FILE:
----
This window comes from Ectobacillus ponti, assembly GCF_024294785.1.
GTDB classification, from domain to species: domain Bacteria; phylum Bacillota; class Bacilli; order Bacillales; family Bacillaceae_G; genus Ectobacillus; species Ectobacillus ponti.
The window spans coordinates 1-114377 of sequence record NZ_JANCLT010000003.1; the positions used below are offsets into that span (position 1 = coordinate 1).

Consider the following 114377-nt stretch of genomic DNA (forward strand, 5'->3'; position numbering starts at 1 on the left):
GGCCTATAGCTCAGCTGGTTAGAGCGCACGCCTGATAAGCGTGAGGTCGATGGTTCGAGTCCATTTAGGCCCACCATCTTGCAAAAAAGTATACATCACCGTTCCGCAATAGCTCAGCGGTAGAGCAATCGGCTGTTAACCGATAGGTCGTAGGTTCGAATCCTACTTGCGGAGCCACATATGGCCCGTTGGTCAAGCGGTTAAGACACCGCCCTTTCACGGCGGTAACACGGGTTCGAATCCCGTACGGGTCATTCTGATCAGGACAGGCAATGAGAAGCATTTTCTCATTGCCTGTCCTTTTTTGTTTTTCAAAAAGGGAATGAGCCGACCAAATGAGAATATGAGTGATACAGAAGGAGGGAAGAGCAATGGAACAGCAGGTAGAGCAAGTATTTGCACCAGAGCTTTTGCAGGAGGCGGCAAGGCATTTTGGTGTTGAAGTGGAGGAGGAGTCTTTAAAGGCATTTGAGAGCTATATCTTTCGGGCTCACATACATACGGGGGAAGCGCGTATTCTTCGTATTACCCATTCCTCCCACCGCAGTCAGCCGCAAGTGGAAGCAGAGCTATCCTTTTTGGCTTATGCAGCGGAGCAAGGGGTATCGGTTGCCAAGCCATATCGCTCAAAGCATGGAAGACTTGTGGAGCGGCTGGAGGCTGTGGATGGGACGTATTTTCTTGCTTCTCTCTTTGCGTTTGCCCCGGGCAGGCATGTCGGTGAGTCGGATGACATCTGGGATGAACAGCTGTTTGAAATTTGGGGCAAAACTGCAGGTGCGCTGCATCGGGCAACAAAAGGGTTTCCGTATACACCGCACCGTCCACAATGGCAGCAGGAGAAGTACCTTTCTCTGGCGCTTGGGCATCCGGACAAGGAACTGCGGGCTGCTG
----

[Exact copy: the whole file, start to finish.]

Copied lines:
This window comes from Ectobacillus ponti, assembly GCF_024294785.1.
GTDB classification, from domain to species: domain Bacteria; phylum Bacillota; class Bacilli; order Bacillales; family Bacillaceae_G; genus Ectobacillus; species Ectobacillus ponti.
The window spans coordinates 1-114377 of sequence record NZ_JANCLT010000003.1; the positions used below are offsets into that span (position 1 = coordinate 1).

Consider the following 114377-nt stretch of genomic DNA (forward strand, 5'->3'; position numbering starts at 1 on the left):
GGCCTATAGCTCAGCTGGTTAGAGCGCACGCCTGATAAGCGTGAGGTCGATGGTTCGAGTCCATTTAGGCCCACCATCTTGCAAAAAAGTATACATCACCGTTCCGCAATAGCTCAGCGGTAGAGCAATCGGCTGTTAACCGATAGGTCGTAGGTTCGAATCCTACTTGCGGAGCCACATATGGCCCGTTGGTCAAGCGGTTAAGACACCGCCCTTTCACGGCGGTAACACGGGTTCGAATCCCGTACGGGTCATTCTGATCAGGACAGGCAATGAGAAGCATTTTCTCATTGCCTGTCCTTTTTTGTTTTTCAAAAAGGGAATGAGCCGACCAAATGAGAATATGAGTGATACAGAAGGAGGGAAGAGCAATGGAACAGCAGGTAGAGCAAGTATTTGCACCAGAGCTTTTGCAGGAGGCGGCAAGGCATTTTGGTGTTGAAGTGGAGGAGGAGTCTTTAAAGGCATTTGAGAGCTATATCTTTCGGGCTCACATACATACGGGGGAAGCGCGTATTCTTCGTATTACCCATTCCTCCCACCGCAGTCAGCCGCAAGTGGAAGCAGAGCTATCCTTTTTGGCTTATGCAGCGGAGCAAGGGGTATCGGTTGCCAAGCCATATCGCTCAAAGCATGGAAGACTTGTGGAGCGGCTGGAGGCTGTGGATGGGACGTATTTTCTTGCTTCTCTCTTTGCGTTTGCCCCGGGCAGGCATGTCGGTGAGTCGGATGACATCTGGGATGAACAGCTGTTTGAAATTTGGGGCAAAACTGCAGGTGCGCTGCATCGGGCAACAAAAGGGTTTCCGTATACACCGCACCGTCCACAATGGCAGCAGGAGAAGTACCTTTCTCTGGCGCTTGGGCATCCGGACAAGGAACTGCGGGCTGCTG